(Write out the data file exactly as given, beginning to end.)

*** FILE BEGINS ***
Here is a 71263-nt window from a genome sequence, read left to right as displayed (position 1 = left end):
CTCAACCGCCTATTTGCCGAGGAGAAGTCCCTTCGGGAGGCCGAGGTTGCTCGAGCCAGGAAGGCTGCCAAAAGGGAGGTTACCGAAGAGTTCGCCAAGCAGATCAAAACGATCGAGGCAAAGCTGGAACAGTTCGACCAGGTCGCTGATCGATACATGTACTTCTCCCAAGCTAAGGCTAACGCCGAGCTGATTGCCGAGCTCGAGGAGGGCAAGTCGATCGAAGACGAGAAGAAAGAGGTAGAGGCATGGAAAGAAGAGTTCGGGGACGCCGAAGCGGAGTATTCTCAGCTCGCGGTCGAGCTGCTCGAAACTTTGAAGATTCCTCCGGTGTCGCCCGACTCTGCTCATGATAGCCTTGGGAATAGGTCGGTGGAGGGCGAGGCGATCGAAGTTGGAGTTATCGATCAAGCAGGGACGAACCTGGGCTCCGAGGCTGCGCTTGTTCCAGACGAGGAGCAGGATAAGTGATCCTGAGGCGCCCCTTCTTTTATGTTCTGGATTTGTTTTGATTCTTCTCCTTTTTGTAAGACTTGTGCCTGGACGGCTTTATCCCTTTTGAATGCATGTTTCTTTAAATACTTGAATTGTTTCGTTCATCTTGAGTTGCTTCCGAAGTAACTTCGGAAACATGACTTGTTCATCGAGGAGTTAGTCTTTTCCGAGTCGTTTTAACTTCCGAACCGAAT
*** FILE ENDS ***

Here is a 71263-nt window from a genome sequence, read left to right as displayed (position 1 = left end):
CTCAACCGCCTATTTGCCGAGGAGAAGTCCCTTCGGGAGGCCGAGGTTGCTCGAGCCAGGAAGGCTGCCAAAAGGGAGGTTACCGAAGAGTTCGCCAAGCAGATCAAAACGATCGAGGCAAAGCTGGAACAGTTCGACCAGGTCGCTGATCGATACATGTACTTCTCCCAAGCTAAGGCTAACGCCGAGCTGATTGCCGAGCTCGAGGAGGGCAAGTCGATCGAAGACGAGAAGAAAGAGGTAGAGGCATGGAAAGAAGAGTTCGGGGACGCCGAAGCGGAGTATTCTCAGCTCGCGGTCGAGCTGCTCGAAACTTTGAAGATTCCTCCGGTGTCGCCCGACTCTGCTCATGATAGCCTTGGGAATAGGTCGGTGGAGGGCGAGGCGATCGAAGTTGGAGTTATCGATCAAGCAGGGACGAACCTGGGCTCCGAGGCTGCGCTTGTTCCAGACGAGGAGCAGGATAAGTGATCCTGAGGCGCCCCTTCTTTTATGTTCTGGATTTGTTTTGATTCTTCTCCTTTTTGTAAGACTTGTGCCTGGACGGCTTTATCCCTTTTGAATGCATGTTTCTTTAAATACTTGAATTGTTTCGTTCATCTTGAGTTGCTTCCGAAGTAACTTCGGAAACATGACTTGTTCATCGAGGAGTTAGTCTTTTCCGAGTCGTTTTAACTTCCGAACCGAAT